The only pain Lafayette Jeff senior Dustin Miller accrues from the diving boards these days comes from not finishing first.
Miller is diving without pain, and he hopes that trend continues Saturday when he competes in the IHSAA state finals at IU Natatorium in Indianapolis.
This summer, a visit to Riley Hospital in Indianapolis determined Miller suffers from juvenile onset arthritis, which limited his flexibility and required longer preparation time for competition.
“I would wake up and feel like I just had an eight-mile jog,” Miller said. “It was weird.”
Miller now receives injections weekly or bi-weekly that keep the pain under control.
According to the Mayo Clinic website, juvenile arthritis typically occurs in children under the age of 16 and causes joint pain, swelling and stiffness.
It stunted Miller’s ability to gain muscle mass.
He’d go through weight-training sessions and not gain muscle. He wasn’t able to get fully flexible for diving during his first three seasons with the Bronchos and still managed a 13th-place finish at the state finals as a junior.
The injections have cured the soreness, and it’s showing.
Earlier this season, Miller broke the Hoosier Crossroads Conference meet diving record, previously held by Olympic gold medalist David Boudia. On a wild Tuesday night where the power went out at Hamilton Southeastern, forcing a change in venues, Miller was not fazed and won his first regional diving title.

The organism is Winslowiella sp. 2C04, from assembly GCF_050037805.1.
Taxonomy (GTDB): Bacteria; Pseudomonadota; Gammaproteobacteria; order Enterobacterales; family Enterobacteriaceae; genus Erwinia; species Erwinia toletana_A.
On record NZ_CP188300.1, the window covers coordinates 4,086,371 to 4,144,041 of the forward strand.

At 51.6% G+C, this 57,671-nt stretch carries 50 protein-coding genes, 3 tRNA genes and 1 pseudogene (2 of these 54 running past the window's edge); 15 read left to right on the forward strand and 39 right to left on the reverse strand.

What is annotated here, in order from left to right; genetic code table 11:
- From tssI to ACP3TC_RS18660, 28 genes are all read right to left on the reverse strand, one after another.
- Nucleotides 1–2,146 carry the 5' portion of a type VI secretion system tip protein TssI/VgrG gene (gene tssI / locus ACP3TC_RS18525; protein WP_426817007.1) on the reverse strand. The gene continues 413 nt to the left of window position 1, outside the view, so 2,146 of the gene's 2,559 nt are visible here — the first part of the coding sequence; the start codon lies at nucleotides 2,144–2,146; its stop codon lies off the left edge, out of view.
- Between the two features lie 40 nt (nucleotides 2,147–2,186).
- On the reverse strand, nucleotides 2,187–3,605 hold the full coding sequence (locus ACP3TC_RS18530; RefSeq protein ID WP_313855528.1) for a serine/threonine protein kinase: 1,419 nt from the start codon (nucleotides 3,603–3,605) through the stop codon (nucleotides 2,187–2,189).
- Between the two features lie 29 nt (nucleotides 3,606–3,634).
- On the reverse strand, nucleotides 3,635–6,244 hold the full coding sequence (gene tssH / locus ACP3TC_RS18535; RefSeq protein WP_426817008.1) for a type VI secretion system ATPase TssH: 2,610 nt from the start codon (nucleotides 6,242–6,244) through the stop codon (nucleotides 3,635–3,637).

It’s the kind of talent Lafayette Jeff diving coach Deana Sotelo knew Miller, who is committed to dive for Florida State next year, possessed.
“I really thought that he was capable of that,” Sotelo said. “I believe he’s got tons of potential. He hasn’t maxed it out, even now. Going to Florida State is going to be a great opportunity for him.”
Miller now has his sights set on giving Lafayette Jeff’s boys swimming and diving program its first state champion since Gary Thomas won the 100- and 200-yard freestyles in 1966.
He spent the summer outscoring LaPorte senior Josh Arndt, the defending state champion.
“I definitely had a lot of confidence coming into this year,” Miller said. “I have beaten the state champion twice the past three times I went against him. And I went to junior nationals, which he didn’t qualify for.”
Miller admittedly entered the finals nervous a year ago.
This season, like his arthritic pain, the nerves have not been a factor. Saturday will test that, but Miller believes he is ready for the challenge.
“I am going to have to go in with the same composure and stay mentally tough, some things I’ve worked on in the past year,” Miller said. “I read some books on other people that have been on the top and pushed a little more to get there.”